BANGKOK – Somber horns sounded Friday at the site of Bangkok's deadly bomb blast as officials joined a multi-religious ceremony for victims of this week's attack, the latest effort to show that the bustling capital was respectfully, if cautiously, moving on.
Four days after the explosion at the revered Erawan Shrine, at one of the capital's busiest intersections, there were few solid leads into the perpetrators of the deadliest attack in Thailand's recent history. Police were still searching for the prime suspect seen in a security video, a day after clearing two other men initially believed to be suspects.
On Friday, after being criticized for sending confusion messages, authorities were more guarded in their statements.
"The Royal Thai Police have reported that much progress has been made. However, the details cannot be disclosed at this time," Col. Winthai Suvaree said in a televised statement. He added that security was stepped up at tourist sites and security agencies had determined "this was an act aimed to cause extensive damage to the economy, and tourist industries as well as the nation's image."
In a sign of the concern over more attacks, bomb-sniffing dogs checked the shrine ahead of Friday's morning ceremony, where government officials and diplomats laid floral bouquets. A Brahmin priest poured holy water over the damaged face of the shrine's centerpiece, a four-headed statue of the Hindu god Brahma that is now missing one chin.
But other signs of the blast have been quickly removed: Overnight, workers soldered new iron railings to replace those twisted by Monday night's explosion. The crater left by the blast has been paved over with fresh cement.
After the Hindu ceremony at the shrine, officials held rites for the victims in a multi-religious prayer ceremony attended by Buddhist, Christian, Hindu, Sikh and Muslim priests and representatives.
Office worker Pratuang Limkul was among many Bangkok residents who also came to pay respects.
"I came to send the spirits of those in this place to rest in peace," she said, after kneeling in prayer.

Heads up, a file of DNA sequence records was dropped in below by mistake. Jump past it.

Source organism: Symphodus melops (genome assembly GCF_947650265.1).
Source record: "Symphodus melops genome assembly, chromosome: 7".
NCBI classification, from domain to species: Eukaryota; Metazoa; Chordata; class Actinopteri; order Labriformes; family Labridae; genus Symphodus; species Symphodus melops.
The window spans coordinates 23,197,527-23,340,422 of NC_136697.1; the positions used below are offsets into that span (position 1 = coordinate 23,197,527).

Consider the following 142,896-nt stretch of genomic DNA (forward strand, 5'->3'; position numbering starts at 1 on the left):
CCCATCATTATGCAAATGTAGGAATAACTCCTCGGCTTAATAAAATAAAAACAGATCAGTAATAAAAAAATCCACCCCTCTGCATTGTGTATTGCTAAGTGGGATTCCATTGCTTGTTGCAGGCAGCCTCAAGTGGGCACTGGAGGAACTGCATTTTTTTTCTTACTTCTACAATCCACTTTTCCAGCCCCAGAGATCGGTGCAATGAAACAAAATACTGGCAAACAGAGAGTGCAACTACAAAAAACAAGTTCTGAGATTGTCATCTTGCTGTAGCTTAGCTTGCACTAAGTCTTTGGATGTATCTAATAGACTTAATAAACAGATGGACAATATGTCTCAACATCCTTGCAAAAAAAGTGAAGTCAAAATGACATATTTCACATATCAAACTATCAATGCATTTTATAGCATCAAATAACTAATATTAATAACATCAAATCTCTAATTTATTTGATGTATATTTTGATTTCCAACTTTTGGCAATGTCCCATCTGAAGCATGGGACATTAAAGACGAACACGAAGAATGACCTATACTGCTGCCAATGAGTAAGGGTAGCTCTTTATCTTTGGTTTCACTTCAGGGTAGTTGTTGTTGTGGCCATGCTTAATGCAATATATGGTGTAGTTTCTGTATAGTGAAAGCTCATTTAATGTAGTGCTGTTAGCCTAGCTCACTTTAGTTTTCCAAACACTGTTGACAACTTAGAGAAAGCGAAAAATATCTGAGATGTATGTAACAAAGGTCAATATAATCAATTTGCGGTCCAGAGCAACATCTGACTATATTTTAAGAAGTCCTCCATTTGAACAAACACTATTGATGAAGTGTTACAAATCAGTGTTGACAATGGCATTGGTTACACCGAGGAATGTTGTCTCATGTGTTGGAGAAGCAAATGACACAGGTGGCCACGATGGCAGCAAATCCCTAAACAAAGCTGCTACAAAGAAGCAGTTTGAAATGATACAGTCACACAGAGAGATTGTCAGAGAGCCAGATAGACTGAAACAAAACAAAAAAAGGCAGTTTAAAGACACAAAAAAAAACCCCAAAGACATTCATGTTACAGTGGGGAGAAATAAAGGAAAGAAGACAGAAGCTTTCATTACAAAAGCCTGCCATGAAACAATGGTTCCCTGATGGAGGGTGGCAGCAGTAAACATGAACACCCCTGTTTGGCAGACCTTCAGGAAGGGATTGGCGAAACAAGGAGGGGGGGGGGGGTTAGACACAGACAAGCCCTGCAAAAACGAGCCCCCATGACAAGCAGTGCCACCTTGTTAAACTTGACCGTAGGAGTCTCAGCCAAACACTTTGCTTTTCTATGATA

Among the 20 people killed, Thai authorities have identified six victims as Thai and four as Malaysians, along with four mainland Chinese, two people from Hong Kong including a British citizen, one Indonesian and one Singaporean. Two victims remain unidentified. More than 120 people were injured by the explosion.
The attack has raised concerns about safety in a city that draws millions of tourists, but life has returned to normal quickly. Subways and shopping malls were bustling and aside from bag inspections at stores and hotel entrances, there was little visible extra security. Authorities say security has been tightened citywide mainly with plain clothed officers.
Authorities made confusing statements Thursday about the investigation, with a military spokesman saying they believe the attack wasn't the work of international terrorists — a day after police issued an arrest warrant for the prime suspect that described him as a "foreign man."
So far the firmest clue comes from security camera footage that shows a young man in a yellow T-shirt leaving a backpack at the crowded shrine. Time stamps on the video show he left the temple about 15 minutes before the explosion.
Two other people seen on the video near the man with the backpack were initially considered suspects but cleared Thursday after one of them turned himself in and said he was a tour guide and the other was a Chinese tourist, said national police spokesman Lt. Gen. Prawut Thavornsiri.
Police have released a sketch of the man with the backpack — depicting him as a young man with eyeglasses and bushy, black hair — and offered a 2 million baht ($56,000) reward for clues leading to his arrest. A warrant issued Wednesday describes him as a "foreign man."
But on Thursday, Winthai, the military spokesman, cast doubt on an international connection.
"Security agencies have collaborated with intelligence agencies from allied countries and have come to the same preliminary conclusion that the incident is unlikely to be linked to international terrorism," Winthai said in a televised statement. He added that Chinese tourists were not the "direct target."
Separately, national police chief Somyot Poompanmoung said Thursday police suspect the plot involved at least 10 people but described that figure as speculative.
"I didn't say there are 10 suspects. I said theoretically they need more than 10 people," he said.
The speculation was based on the nature of the attack, Somyot said, which must have planned it in advance, maybe a month ahead of time, and would have needed a site inspection team, bomb makers, bombers and an escape team.
No one has claimed responsibility for the blast, sparking a variety of theories into who might be behind it. One is that the blast was a revenge attack related to Thailand's recent deportation to China of more than 100 Uighur Muslims, or that it could have been carried out by Islamist groups expanding their reach in Southeast Asia.
Other speculation points closer to home. Muslim separatists have been waging a low-level but deadly insurgency in southern Thailand since 2004, leaving more than 5,000 people dead, but virtually all their attacks have been confined to the southernmost provinces.
There has been little violence aimed at Thailand's coup. Political violence boiled over during 2010 protests, when the "Red Shirt" movement that supported the ousted elected government clashed with the military, leaving about 90 people dead.
Associated Press journalists Grant Peck, Tassanee Vejpongsa and Penny Yi Wang contributed to this report.